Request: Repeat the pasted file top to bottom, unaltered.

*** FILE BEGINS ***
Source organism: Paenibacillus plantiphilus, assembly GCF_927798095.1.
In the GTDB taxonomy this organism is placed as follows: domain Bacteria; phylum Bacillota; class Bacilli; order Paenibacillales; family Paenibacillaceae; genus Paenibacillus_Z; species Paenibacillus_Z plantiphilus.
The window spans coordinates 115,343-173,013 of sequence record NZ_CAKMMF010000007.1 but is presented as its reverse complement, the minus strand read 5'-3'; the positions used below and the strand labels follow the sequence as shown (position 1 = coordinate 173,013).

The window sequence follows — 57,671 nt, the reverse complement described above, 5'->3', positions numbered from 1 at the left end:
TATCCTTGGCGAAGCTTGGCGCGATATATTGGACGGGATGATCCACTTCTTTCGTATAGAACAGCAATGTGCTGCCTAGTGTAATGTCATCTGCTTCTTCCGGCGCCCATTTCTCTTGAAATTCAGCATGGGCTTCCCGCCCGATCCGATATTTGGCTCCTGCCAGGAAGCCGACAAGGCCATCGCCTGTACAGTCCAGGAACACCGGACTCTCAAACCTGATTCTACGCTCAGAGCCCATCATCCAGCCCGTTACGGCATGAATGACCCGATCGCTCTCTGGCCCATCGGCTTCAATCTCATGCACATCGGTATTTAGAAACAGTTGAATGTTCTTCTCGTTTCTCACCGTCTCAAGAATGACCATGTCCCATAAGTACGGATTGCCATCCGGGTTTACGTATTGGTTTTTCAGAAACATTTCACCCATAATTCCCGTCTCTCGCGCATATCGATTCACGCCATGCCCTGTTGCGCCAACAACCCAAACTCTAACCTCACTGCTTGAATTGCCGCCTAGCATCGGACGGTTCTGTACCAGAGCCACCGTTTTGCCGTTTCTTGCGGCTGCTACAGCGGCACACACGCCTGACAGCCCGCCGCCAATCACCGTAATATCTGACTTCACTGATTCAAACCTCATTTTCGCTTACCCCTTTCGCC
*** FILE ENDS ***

Source organism: Paenibacillus plantiphilus, assembly GCF_927798095.1.
In the GTDB taxonomy this organism is placed as follows: domain Bacteria; phylum Bacillota; class Bacilli; order Paenibacillales; family Paenibacillaceae; genus Paenibacillus_Z; species Paenibacillus_Z plantiphilus.
The window spans coordinates 115,343-173,013 of sequence record NZ_CAKMMF010000007.1 but is presented as its reverse complement, the minus strand read 5'-3'; the positions used below and the strand labels follow the sequence as shown (position 1 = coordinate 173,013).

The window sequence follows — 57,671 nt, the reverse complement described above, 5'->3', positions numbered from 1 at the left end:
TATCCTTGGCGAAGCTTGGCGCGATATATTGGACGGGATGATCCACTTCTTTCGTATAGAACAGCAATGTGCTGCCTAGTGTAATGTCATCTGCTTCTTCCGGCGCCCATTTCTCTTGAAATTCAGCATGGGCTTCCCGCCCGATCCGATATTTGGCTCCTGCCAGGAAGCCGACAAGGCCATCGCCTGTACAGTCCAGGAACACCGGACTCTCAAACCTGATTCTACGCTCAGAGCCCATCATCCAGCCCGTTACGGCATGAATGACCCGATCGCTCTCTGGCCCATCGGCTTCAATCTCATGCACATCGGTATTTAGAAACAGTTGAATGTTCTTCTCGTTTCTCACCGTCTCAAGAATGACCATGTCCCATAAGTACGGATTGCCATCCGGGTTTACGTATTGGTTTTTCAGAAACATTTCACCCATAATTCCCGTCTCTCGCGCATATCGATTCACGCCATGCCCTGTTGCGCCAACAACCCAAACTCTAACCTCACTGCTTGAATTGCCGCCTAGCATCGGACGGTTCTGTACCAGAGCCACCGTTTTGCCGTTTCTTGCGGCTGCTACAGCGGCACACACGCCTGACAGCCCGCCGCCAATCACCGTAATATCTGACTTCACTGATTCAAACCTCATTTTCGCTTACCCCTTTCGCC